Both solo artists and songwriters, the two friends joined forces for a fun release that showcases their standout songwriting and plenty of electric guitar features.

“With their new joint project, they wanted to get a little less serious and have a plain old good time – all while proving that they’re a force to be reckoned with,” Rolling Stone writes.

This fun side can be heard on the infectious “Ice Cream and Liquor.” As Bragg tells The Bluegrass Situation, the song came from a comment Warren made during a co-write.

“We wrote this song just after we declared ourselves a band whose motto would be to do fun things and nothing else,” Bragg tells the publication. “After finishing a different, much less fun song we’d been working on for weeks, Becky said, ‘Didn’t you say you had some ice cream?’ ‘Yeah,’ I said, ‘and liquor to go with it.’ She said we should write that song; I thought she was kidding. This was the start to a new way of us writing together — fast, hilarious, at times ridiculous.”



Other songs, like the title track, highlight Bragg’s breathy vocals and some rollicking guitar parts while the gritty “Straight A Girls” puts an edgy and unique spin on being a good girl. I’ve interviewed Bragg several times over the years and during a chat for Nash Country Daily, she told me the importance of honesty in songwriting.

“When I first came to Nashville, I just wanted to write great songs,” she told me. “In pinpointing sadness, which can often feel isolating, we’re telling that listener out there, ‘Hey, you’re not alone. You’re not the only person who’s felt invisible in a sea of 8 million people in New York City. You’re not the only person who’s lost a parent.’ That’s the beauty of music—that people can feel comforted by hearing someone else’s pain, which might be much like their own. Every now and then, somebody’s listening close enough where they’re like, ‘Oh, man. That really got me just then,’ and that’s the moment that I’m always looking for.”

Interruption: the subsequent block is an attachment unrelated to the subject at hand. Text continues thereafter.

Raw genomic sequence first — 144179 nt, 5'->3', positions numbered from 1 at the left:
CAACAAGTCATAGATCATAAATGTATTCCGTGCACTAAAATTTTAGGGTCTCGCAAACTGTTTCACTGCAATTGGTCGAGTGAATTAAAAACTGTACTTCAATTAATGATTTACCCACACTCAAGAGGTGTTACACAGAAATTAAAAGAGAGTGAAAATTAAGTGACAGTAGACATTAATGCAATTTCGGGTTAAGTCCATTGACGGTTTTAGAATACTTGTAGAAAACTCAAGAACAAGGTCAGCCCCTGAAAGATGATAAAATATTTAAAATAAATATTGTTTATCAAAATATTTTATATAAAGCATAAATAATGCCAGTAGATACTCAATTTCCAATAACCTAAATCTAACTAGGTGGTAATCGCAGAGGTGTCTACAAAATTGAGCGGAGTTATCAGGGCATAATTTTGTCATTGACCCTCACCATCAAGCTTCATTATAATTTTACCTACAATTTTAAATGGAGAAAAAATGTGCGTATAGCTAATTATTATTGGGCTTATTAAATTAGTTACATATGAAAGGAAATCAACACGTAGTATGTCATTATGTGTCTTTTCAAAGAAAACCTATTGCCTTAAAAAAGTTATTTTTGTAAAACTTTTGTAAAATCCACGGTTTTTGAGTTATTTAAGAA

March 17, 2018 | | (0) comment comment
31 Days of Women: Hayley McKay

Hayley McKay

Credit: Wendy Carrig

Being a freelance music journalist, I receive numerous pitches on new artists each day. While I try my best to listen to each act’s music, it’s sometimes easier said than done. Today I was pleasantly surprised when I clicked on a link to Hayley McKay’s music video for her latest single, “Chance to Change.” The UK artist’s striking vocals and honest lyrics instantly drew me in and I couldn’t help but become entranced in the storyline within the video and the song itself.

“Chance to Change” has a women realizing that the end is near with her boyfriend. As the video plays out, it seems McKay is being ignored by her beau. While she gives him another chance at the bar, the scene becomes increasingly uncomfortable as he chooses to sit in silence on his phone instead of pay attention to her.

“I think you know you’ve gone too far / And now we’re here, here alone in silence / Cursed with the feeling that we’re through / Nowhere to run / So maybe all that I ever gave you was a chance to change,” she sings.

Penned by Irish writers Aoibheann Carey Philpott and Joe Carey Jnr, “Chance to Change” showcases haunting vocals from McKay. The song is one of 10 tracks that will be featured on her self-titled debut album, due out in April.

“Every song shows off a different element of my voice and my producer, Matt Parisi, has really delivered an amazing sound with Geoff Pesche at Abbey Road adding his own special magic,” McKay says in a press release. “I’m so proud of this album and I really hope everyone will love it as much as I do”.

March 16, 2018 | | (0) comment comment
"See Through You"
Willie Shaw's sultry new song mesmerizes upon first listen.